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Topol intercontinental ballistic missiles mounted on a truck at the Moscow Red Square in 2008
Stocks of ICBMs, like this Russian one on parade, may be reducedImage: AP

Cutting Nukes

wl/jam, dpa/AP/AFP/Reuters
April 24, 2009

Russian and US diplomats have held first preparatory talks to replace a landmark Cold War-era nuclear arms control treaty. The original Strategic Arms Reduction Treaty, or START, is set to expire in December.


At a joint news conference at the US embassy in Rome, negotiators described the one-day preliminary talks as a "productive beginning." US Assistant Secretary of State for verification and compliance Rose Gottemoeller said that Friday's meeting "got off to a fast start."

The talks focused largely on procedural issues and paved the way for the start of formal negotiations next month. Talks will be held in Washington and Moscow in May and June ahead of US President Barack Obama's first visit to Russia in July.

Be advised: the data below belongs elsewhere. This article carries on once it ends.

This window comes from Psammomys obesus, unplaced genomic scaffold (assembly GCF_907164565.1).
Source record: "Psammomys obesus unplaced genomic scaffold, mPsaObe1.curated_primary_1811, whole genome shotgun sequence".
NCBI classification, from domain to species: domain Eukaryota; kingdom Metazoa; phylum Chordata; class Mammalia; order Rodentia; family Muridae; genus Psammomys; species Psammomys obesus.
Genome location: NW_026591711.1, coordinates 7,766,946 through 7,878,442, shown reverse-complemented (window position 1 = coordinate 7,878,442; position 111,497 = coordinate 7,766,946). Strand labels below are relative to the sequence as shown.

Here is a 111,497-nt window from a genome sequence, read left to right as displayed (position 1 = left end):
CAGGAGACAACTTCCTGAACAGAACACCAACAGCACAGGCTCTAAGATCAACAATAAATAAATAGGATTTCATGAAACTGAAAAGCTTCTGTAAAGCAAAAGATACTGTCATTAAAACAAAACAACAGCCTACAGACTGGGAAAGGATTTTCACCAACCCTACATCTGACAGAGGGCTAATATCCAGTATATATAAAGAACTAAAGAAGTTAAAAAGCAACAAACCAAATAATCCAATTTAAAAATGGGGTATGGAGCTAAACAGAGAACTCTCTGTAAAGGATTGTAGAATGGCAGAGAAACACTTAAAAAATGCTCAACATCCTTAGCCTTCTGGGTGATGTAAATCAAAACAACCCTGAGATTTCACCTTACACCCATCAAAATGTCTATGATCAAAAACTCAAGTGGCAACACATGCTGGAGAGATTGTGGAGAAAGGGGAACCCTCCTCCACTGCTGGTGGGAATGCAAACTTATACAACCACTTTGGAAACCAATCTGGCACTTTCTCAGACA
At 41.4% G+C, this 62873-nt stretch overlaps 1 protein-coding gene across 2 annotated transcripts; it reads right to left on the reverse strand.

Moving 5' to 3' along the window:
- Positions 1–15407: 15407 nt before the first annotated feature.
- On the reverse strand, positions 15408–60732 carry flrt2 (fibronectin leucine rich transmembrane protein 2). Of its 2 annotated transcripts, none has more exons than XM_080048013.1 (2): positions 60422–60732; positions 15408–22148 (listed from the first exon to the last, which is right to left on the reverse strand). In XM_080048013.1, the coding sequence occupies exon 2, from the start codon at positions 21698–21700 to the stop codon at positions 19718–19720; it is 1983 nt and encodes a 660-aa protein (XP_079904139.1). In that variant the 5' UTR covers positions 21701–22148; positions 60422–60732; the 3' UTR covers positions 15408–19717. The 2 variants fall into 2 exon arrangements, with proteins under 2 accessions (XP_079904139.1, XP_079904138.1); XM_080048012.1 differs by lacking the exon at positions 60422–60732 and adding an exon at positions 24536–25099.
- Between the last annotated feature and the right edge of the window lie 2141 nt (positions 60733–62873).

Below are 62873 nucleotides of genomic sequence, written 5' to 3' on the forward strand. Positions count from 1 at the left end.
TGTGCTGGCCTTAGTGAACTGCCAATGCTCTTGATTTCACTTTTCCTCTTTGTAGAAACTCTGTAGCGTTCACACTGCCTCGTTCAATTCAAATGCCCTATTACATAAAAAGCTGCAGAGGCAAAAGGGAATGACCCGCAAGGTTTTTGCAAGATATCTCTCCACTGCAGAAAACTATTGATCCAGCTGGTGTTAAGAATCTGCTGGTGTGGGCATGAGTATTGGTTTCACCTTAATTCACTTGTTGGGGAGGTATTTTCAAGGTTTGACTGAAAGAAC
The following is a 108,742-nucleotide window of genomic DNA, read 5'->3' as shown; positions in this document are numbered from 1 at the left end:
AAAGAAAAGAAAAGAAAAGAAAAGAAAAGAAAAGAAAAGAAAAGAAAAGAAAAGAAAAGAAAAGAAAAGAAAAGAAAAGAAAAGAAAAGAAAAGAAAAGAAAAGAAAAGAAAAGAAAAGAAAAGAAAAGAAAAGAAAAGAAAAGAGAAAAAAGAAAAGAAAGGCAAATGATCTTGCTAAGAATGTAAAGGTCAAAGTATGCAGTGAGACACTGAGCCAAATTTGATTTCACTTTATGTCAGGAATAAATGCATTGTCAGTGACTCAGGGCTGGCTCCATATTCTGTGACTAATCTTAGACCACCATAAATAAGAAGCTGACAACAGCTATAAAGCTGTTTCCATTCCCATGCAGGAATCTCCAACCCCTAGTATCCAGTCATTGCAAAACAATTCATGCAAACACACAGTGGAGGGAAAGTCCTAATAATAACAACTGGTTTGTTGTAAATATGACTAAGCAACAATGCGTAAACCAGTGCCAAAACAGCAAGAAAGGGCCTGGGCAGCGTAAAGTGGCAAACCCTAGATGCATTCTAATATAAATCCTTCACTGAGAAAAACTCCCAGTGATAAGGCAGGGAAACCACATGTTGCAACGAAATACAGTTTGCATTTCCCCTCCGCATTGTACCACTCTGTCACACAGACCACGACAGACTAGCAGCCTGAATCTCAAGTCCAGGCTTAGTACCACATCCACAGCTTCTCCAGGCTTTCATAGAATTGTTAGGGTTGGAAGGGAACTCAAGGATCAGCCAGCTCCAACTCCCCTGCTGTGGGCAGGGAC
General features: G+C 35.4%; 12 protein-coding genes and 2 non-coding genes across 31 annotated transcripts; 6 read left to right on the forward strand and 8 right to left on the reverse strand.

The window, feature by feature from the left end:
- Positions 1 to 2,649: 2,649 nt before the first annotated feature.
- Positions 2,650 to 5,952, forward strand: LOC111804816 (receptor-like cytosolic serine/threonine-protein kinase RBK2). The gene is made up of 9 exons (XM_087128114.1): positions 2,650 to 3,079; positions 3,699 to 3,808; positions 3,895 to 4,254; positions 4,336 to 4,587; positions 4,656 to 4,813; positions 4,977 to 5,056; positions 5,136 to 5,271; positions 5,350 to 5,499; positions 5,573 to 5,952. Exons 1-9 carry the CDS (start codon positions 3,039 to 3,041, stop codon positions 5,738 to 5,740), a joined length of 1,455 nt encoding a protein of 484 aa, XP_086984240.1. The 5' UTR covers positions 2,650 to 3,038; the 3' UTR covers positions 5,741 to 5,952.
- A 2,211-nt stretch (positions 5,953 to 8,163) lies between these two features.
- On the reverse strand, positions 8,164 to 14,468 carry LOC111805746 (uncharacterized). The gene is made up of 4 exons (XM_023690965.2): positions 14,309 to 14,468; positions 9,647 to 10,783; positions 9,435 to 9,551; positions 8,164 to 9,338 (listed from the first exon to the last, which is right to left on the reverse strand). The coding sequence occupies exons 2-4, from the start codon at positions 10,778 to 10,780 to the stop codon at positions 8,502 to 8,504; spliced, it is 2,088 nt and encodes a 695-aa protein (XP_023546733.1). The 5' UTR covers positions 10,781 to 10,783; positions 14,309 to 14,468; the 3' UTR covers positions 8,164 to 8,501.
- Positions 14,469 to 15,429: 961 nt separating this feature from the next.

Anatoly Antonov, the chief of security and disarmament issues at the Russian Foreign Ministry, said the two sides hoped they would meet the December deadline for a new treaty.

"We are sure that this new treaty will help to improve relations between the US and the Russian Federation," added Antonov.

A new START under Obama?

The first START arms control treaty, signed in 1991, committed both Russia and the US to cutting their nuclear arsenals, including reducing missile numbers to a maximum of 1,600 and warheads to no more than 6,000. This led to steep reduction in nuclear weapons stocks on both sides.

The two countries agreed on a successor treaty, START II, in 1993, but Russia’s parliament never ratified it. And when US president Barack Obama's predecessor George W. Bush pulled the US out of the Anti-Ballistic Missile Treaty in 2002, Russia said it would give up plans of ever bringing START II into force.

The initiative to resume talks toward a new START treaty was launched at the recent G-20 summit in London by Russian President Dmitri Medvedev and Barack Obama, after which Obama vowed to press for a world free of nuclear weapons.

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